Common Polymorphisms of Toll-Like Receptors 4 and 9 Are Associated With the Clinical Manifestation of Malaria During Pregnancy

J Infect Dis. 2006 Jul 15;194(2):184-8. doi: 10.1086/505152. Epub 2006 Jun 13.

Abstract

Toll-like receptors (TLRs) are involved in recognition of and response to Plasmodium falciparum. In 304 primiparous Ghanaian women, we examined whether common TLR4 and TLR9 polymorphisms influence susceptibility to and manifestation of malaria during pregnancy. The TLR variants did not affect P. falciparum prevalence or parasite density. However, in P. falciparum-infected women, both the TLR4 Asp299Gly and the TLR9 T-1486C polymorphisms increased the risk of low birth weight in term infants 6-fold, and, additionally, TLR4 Asp299Gly increased the risk of maternal anemia 5-fold; preterm delivery was not associated with these TLR variants. These findings suggest that TLR4 and TLR9 play a role in the manifestation of malaria during pregnancy.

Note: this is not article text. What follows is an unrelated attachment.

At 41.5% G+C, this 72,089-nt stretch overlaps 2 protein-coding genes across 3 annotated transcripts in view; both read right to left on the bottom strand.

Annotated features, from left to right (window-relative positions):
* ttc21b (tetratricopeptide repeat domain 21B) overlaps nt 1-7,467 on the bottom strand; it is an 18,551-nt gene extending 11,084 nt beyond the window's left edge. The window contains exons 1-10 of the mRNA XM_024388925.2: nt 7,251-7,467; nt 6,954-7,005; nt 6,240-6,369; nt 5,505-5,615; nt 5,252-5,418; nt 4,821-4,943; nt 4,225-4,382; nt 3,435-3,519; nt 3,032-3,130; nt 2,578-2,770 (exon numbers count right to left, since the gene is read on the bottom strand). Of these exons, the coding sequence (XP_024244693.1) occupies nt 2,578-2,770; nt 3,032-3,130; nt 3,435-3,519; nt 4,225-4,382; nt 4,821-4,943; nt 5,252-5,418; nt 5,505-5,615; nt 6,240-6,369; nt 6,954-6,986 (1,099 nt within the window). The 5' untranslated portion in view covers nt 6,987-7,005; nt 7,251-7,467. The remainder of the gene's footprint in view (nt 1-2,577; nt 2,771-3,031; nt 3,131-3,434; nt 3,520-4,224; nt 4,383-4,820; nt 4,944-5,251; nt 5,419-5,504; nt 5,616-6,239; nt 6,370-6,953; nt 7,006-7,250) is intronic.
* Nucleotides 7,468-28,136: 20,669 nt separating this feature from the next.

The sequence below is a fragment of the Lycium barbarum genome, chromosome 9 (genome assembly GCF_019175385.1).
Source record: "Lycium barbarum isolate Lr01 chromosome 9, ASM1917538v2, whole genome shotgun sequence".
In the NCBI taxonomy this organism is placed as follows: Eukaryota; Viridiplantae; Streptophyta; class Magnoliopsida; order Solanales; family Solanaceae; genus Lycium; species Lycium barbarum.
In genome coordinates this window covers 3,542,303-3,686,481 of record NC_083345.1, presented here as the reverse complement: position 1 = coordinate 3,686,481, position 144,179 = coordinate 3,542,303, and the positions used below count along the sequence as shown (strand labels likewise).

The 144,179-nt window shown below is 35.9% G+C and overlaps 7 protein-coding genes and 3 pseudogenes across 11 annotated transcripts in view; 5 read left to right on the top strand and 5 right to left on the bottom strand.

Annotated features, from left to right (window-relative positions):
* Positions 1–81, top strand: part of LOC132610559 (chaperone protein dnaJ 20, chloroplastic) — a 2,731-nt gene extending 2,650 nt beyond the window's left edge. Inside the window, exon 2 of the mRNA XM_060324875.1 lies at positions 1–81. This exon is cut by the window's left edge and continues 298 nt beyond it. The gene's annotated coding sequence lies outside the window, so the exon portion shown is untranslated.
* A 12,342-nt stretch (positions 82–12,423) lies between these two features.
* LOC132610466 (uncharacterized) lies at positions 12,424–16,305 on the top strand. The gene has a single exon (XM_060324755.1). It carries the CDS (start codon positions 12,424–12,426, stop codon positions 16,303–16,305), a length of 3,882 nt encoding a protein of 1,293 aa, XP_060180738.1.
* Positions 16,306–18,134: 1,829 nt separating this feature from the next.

Publication types

  • Research Support, Non-U.S. Gov't

MeSH terms

  • Adolescent
  • Adult
  • Anemia / genetics
  • Female
  • Genetic Predisposition to Disease / genetics*
  • Ghana
  • Humans
  • Infant, Low Birth Weight
  • Infant, Newborn
  • Malaria, Falciparum / genetics*
  • Polymorphism, Genetic / genetics*
  • Pregnancy
  • Pregnancy Complications, Parasitic / genetics*
  • Toll-Like Receptor 4 / genetics*
  • Toll-Like Receptor 9 / genetics*

Substances

  • TLR4 protein, human
  • TLR9 protein, human
  • Toll-Like Receptor 4
  • Toll-Like Receptor 9